The process of learning a language is very much like the process of parenting, as it relates to experience versus practice.

When learning a language, practice is critical to fully embracing a language and getting to a point when you can say confidently, "I know how to speak this new language."

If you merely experience parenting, you could limit yourself to having just a biological link to your child and providing their basic needs. But you would not fully embrace the practice of parenting with its trial and error, and discover that the rules of engagement change for each child.

Again, this is much like the rules of learning a tongue that is not native to you. Learning "book Spanish" and then trying to use only book knowledge in Argentina, and then separately in Puerto Rico, without changing any of the rules of application and without having any practice, may leave you feeling like you may not have learned Spanish, none at all.

To exercise a language – to have the mere link to it through gaining a general knowledge of it – will never allow you to be truly fluent, unless you have an opportunity to practice in many different situations and settings. But through parenting practice in different settings, its language comes alive and becomes almost second nature.

If we approach parenting the same way as learning a language, particularly when it comes to parenting multiple children, we can save ourselves undue frustrations and feelings of vulnerability, by merely embracing the life exercise that has been thrust upon us through having the title of "parent," and realizing that we will never master parenting.

But we will be almost "native speakers" of the language of parenting by knowing that, indeed, practice makes perfect. Or at least as perfect of a parent as one can be. — McClatchy-Tribune Information Services

Angela Jackson is the founder of the Global Language Project, a nonprofit programme that teaches youth a second language while preparing them and empowering them to compete in a global workforce. Learn more at www.globallanguageproject.com

Being present


Time spent with kids eliminates guilt in fathers.

PARENTING is all about balance, and it can be quite difficult to feel as if you're giving your children enough attention while also trying to balance work, life and good relationships. Well, it's all about finding the right balance and eliminating the dreaded feeling of guilt in relation to parenting. Remember: If you're doing your very best, you're doing it right.

Daddy guilt exists as much as mummy guilt does, just in different ways. I believe most dads think that they do not spend enough time with their kids. However, as with most guilt it is really an internal process, and the kids themselves are likely quite content with the level of attention they are receiving.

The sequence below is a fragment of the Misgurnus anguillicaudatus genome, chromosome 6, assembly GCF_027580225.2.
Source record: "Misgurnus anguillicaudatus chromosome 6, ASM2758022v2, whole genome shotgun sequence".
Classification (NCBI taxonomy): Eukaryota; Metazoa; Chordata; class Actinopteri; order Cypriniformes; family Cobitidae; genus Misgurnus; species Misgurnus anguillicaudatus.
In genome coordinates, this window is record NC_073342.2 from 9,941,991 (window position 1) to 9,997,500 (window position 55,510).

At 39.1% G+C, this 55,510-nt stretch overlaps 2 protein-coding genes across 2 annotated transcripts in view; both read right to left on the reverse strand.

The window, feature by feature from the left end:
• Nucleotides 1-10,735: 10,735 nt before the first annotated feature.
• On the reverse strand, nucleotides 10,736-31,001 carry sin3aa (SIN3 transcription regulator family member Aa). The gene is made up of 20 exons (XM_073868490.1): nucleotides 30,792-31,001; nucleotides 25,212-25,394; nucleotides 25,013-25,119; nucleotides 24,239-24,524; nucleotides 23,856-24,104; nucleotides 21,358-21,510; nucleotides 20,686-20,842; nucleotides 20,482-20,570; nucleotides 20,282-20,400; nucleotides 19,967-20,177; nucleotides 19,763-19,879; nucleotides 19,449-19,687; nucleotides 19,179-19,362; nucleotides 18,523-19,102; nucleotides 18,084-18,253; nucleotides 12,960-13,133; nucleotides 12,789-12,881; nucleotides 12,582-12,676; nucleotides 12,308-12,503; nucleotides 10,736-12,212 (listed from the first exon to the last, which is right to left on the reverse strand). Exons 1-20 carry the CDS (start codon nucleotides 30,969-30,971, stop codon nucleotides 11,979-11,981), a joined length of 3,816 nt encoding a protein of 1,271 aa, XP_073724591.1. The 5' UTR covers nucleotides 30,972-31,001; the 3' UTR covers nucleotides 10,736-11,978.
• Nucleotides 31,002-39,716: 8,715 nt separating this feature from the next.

I've put together my top tips for alleviating the feelings of daddy guilt and being more engaged, involved and connected – even if you don't get as much time as you'd like with your kids.

> When in doubt, play: After having seven kids of my own and experiencing 50 plus years of life, I find I am a little less concerned about my guilt nowadays, and if I feel even slightly remorseful, I push those feelings aside and simply sit down on the floor and start playing with my kids.

Together, we like activities such as reading, building train track set ups, and just walking outside together to explore our surroundings. Building memories together, bonding and establishing a relationship is an important part of being a dad, and engaging in activities with your children whenever you have time will eliminate some of the daddy guilt you might be feeling from working too much or travelling.

> Give your undivided attention: For a working dad, or a working mum, the key to avoiding guilt and building relationships is undivided attention.

When you have the time to be with your kids, do so, without the smart phone nearby and without any other distractions. Even 15 minutes of undivided attention a day is better than an hour of being in the same room while distracted by a television, a computer or a phone.

Quality time is well spent sitting quietly, asking questions and listening to your children. Your kids will show you what they need from you; they'll lead you to their understanding of quality time, and you need to be ready to jump on that bandwagon. Engage your children, make eye contact and listen to what they're saying. That is 10 times stronger and more effective than force feeding activities or trying to simply entertain them.

> Make the phone call: When your kids are grown and out of the house it's important to connect with them, and that generally means logging onto Facebook, setting up a Skype call, sending them an e-mail or making that phone call. Your goal is simple: check in, ensure they know you are thinking of them and give them your love.

If you have little ones at home and your work demands you to travel and are away from you family for long periods of time, you would need to do the same types of things to stay involved and engaged. In our house we love Skype and FaceTime; it allows us to see each other face-to-face, check in, smile and even play with toys or read a story together.

Engaging in this type of activity – even when you're far apart – will alleviate the feelings of guilt that might come with being away from your family for work.

> Be Consistent: Be the man your family relies on and follow through. If you work long days and are only home at night in time for bath time and story time then be present, every single night, for those activities. If you work nights and only get to spend time with your children when they wake up in the morning then be present and make it count.

If weekends are the only time you get to connect with your children then be consistent during those times and be involved. Your kids will look forward to the time they get to spend with you, and when you consistently engage them you'll be making memories and building relationships that will last a lifetime.

So my advice is really this: if Dad is feeling guilty, he should just jump in and spend time with his kids whenever and however possible. It will benefit everyone involved. – McClatchy-Tribune Information Services

Robert Nickell, aka Daddy Nickell, father of seven, offers advice to expectant and new parents at his Daddyscrubs.com blog.

Kredit: www.thestar.com.my